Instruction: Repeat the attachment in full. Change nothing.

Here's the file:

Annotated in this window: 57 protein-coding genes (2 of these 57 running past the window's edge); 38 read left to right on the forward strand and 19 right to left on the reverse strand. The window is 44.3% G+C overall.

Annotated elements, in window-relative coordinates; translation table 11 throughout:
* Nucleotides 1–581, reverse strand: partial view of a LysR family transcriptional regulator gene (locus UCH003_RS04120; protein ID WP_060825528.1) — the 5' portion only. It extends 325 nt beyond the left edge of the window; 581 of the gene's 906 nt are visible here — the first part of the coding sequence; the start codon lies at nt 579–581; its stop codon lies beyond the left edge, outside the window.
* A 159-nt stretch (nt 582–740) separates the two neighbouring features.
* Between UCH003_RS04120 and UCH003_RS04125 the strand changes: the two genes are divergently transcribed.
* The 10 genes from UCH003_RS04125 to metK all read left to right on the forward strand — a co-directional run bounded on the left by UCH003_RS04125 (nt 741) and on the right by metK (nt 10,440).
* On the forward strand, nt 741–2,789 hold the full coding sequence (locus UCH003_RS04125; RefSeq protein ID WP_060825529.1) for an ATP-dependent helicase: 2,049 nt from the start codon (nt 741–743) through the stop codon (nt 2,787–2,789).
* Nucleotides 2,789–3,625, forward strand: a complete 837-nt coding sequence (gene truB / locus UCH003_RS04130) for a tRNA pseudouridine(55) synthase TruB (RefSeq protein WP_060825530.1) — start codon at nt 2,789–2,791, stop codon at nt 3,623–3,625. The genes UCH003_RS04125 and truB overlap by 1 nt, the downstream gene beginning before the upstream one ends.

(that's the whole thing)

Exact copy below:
Annotated in this window: 57 protein-coding genes (2 of these 57 running past the window's edge); 38 read left to right on the forward strand and 19 right to left on the reverse strand. The window is 44.3% G+C overall.

Annotated elements, in window-relative coordinates; translation table 11 throughout:
* Nucleotides 1–581, reverse strand: partial view of a LysR family transcriptional regulator gene (locus UCH003_RS04120; protein ID WP_060825528.1) — the 5' portion only. It extends 325 nt beyond the left edge of the window; 581 of the gene's 906 nt are visible here — the first part of the coding sequence; the start codon lies at nt 579–581; its stop codon lies beyond the left edge, outside the window.
* A 159-nt stretch (nt 582–740) separates the two neighbouring features.
* Between UCH003_RS04120 and UCH003_RS04125 the strand changes: the two genes are divergently transcribed.
* The 10 genes from UCH003_RS04125 to metK all read left to right on the forward strand — a co-directional run bounded on the left by UCH003_RS04125 (nt 741) and on the right by metK (nt 10,440).
* On the forward strand, nt 741–2,789 hold the full coding sequence (locus UCH003_RS04125; RefSeq protein ID WP_060825529.1) for an ATP-dependent helicase: 2,049 nt from the start codon (nt 741–743) through the stop codon (nt 2,787–2,789).
* Nucleotides 2,789–3,625, forward strand: a complete 837-nt coding sequence (gene truB / locus UCH003_RS04130) for a tRNA pseudouridine(55) synthase TruB (RefSeq protein WP_060825530.1) — start codon at nt 2,789–2,791, stop codon at nt 3,623–3,625. The genes UCH003_RS04125 and truB overlap by 1 nt, the downstream gene beginning before the upstream one ends.